Scientists Develop High-Tech 'Air Mask' to Ward Off Viruses

air mask
A prototype of the air maskUniversity of Michigan

Key Takeaways

  • An experimental 'air mask' can effectively block airborne viruses

  • The mask is comprised of an air curtain blowing down from the brim of a hard hat

  • Lab tests show the mask can block 99.8% of viruses

TUESDAY, July 10, 2024 (HealthDay News) -- An experimental “air mask” could help ward off infectious diseases while people are on the job, researchers report.

The mask uses an air curtain blowing down from the brim of a hard hat to prevent airborne viruses from reaching a worker’s eyes, nose and mouth.

The method can block 99.8% of viruses, lab tests show.

"Our air curtain technology is precisely designed to protect wearers from airborne infectious pathogens, using treated air as a barrier in which any pathogens present have been inactivated so that they are no longer able to infect you if you breathe them in," said researcher Herek Clack, an associate professor of civil and environmental engineering at the University of Michigan.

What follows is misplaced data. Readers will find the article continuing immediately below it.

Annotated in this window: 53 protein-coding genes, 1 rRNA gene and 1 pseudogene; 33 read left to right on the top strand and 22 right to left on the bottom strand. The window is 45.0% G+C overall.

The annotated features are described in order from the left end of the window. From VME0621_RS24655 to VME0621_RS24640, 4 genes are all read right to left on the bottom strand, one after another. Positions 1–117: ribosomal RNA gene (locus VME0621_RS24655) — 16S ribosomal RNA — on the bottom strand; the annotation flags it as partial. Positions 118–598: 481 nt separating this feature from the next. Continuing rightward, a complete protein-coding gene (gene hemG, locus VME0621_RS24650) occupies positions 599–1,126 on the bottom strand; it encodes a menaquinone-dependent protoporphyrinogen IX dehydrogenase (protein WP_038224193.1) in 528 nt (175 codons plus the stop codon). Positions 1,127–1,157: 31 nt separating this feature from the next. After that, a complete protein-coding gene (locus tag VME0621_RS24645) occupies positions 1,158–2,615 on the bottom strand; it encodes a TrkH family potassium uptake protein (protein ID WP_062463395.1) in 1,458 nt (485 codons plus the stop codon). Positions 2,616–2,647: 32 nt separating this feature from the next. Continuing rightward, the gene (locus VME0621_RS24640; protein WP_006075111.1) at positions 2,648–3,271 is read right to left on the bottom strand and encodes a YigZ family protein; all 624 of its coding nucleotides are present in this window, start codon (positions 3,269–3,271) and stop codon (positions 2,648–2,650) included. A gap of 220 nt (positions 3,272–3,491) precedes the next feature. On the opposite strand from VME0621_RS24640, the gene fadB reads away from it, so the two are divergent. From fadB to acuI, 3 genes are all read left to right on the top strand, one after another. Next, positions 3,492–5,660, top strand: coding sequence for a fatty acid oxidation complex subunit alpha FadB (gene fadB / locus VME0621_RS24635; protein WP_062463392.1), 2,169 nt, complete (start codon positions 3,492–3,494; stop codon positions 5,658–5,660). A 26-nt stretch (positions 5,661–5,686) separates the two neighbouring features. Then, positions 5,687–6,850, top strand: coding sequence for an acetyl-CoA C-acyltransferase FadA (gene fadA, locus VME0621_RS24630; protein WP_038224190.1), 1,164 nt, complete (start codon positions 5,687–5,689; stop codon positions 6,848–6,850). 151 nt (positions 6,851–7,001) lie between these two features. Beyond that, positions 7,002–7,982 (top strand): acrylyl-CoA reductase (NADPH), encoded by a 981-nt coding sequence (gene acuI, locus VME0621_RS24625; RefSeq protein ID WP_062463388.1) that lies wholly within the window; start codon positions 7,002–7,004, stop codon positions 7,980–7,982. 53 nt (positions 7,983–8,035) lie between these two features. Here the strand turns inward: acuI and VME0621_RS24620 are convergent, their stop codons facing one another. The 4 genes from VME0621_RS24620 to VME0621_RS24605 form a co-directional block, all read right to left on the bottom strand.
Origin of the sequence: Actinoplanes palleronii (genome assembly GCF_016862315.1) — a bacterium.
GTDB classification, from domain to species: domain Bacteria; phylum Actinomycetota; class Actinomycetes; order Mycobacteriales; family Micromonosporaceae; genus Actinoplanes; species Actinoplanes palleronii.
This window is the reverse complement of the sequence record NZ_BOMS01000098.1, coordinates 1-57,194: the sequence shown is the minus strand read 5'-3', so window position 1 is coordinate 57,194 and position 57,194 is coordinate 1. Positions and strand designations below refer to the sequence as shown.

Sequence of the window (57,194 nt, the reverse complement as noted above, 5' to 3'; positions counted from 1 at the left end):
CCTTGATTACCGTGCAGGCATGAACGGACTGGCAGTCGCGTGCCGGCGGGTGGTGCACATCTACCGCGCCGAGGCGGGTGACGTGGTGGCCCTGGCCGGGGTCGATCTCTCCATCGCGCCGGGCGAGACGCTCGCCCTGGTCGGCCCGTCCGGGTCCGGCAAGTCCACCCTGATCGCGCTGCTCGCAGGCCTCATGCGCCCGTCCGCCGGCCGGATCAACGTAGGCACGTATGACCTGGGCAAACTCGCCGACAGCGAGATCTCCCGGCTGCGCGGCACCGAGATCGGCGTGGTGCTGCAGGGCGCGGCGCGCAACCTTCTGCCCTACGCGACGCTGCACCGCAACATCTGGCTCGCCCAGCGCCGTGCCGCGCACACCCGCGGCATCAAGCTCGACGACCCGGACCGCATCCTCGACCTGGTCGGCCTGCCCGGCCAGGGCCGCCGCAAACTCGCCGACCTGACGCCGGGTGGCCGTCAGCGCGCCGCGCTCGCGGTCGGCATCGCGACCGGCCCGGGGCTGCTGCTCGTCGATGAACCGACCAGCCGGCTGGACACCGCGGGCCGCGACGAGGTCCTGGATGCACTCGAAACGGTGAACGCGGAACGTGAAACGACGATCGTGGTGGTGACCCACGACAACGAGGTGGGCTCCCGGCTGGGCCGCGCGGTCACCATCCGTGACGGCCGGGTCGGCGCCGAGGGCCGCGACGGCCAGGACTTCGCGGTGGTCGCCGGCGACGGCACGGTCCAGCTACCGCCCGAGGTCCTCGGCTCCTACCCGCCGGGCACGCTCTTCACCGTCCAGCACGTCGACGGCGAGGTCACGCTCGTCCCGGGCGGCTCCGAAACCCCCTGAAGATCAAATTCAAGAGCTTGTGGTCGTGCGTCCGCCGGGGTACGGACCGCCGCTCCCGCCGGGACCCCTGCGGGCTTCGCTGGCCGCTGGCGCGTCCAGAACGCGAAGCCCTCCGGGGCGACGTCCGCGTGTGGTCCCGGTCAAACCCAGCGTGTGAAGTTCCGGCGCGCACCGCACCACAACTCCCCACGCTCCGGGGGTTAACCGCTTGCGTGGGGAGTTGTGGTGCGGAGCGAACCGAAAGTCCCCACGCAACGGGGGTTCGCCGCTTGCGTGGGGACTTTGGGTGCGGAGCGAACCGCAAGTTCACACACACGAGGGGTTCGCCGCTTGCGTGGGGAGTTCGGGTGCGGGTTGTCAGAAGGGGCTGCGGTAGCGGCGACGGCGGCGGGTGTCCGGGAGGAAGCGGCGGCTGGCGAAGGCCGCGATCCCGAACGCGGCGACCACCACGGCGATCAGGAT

"It's virtually unheard of — our level of protection against airborne germs, especially when combined with the improved ergonomics it also provides,” Clack added in a university news release.

The prototype was developed by Taza Aya, a University of Michigan startup company. It features a backpack weighing roughly 10 pounds, which contains technology that sterilizes ordinary air before sending it to the hard hat, where it is blown out as an air curtain.

The startup developed the air mask in response to agriculture disruptions that occurred during the pandemic, as well as potential disruptions that could occur if an avian flu outbreak occurs in animals at a stockyard or processing plant.

Workers in meat processing plants wore paper masks during the pandemic, but on a noisy production line masks hamper the ability of workers to communicate, researchers said.

The workday also can cause a paper mask to move around, reducing its effectiveness, and can fog up safety goggles, they added.

In recent months, Taza Aya has been testing the air mask with workers at Michigan Turkey Producers in Wyoming, Mich., a processing plant that employs hundreds.

"During COVID, it was a problem for many plants—the masks were needed, but they prevented good communication with our associates," said Tina Conklin, Michigan Turkey's vice president of technical services.

Taza Aya hopes to launch what it calls the “Worker Wearable” in 2025, based on these real-world tests, said startup CEO Alberto Elli.

More information

The U.S. Centers for Disease Control and Prevention has more on masks and respiratory infections.

SOURCE: University of Michigan, news release, July 8, 2024

What This Means For You

An “air mask” could one day help workers in industrial settings avoid infectious diseases while on the job.

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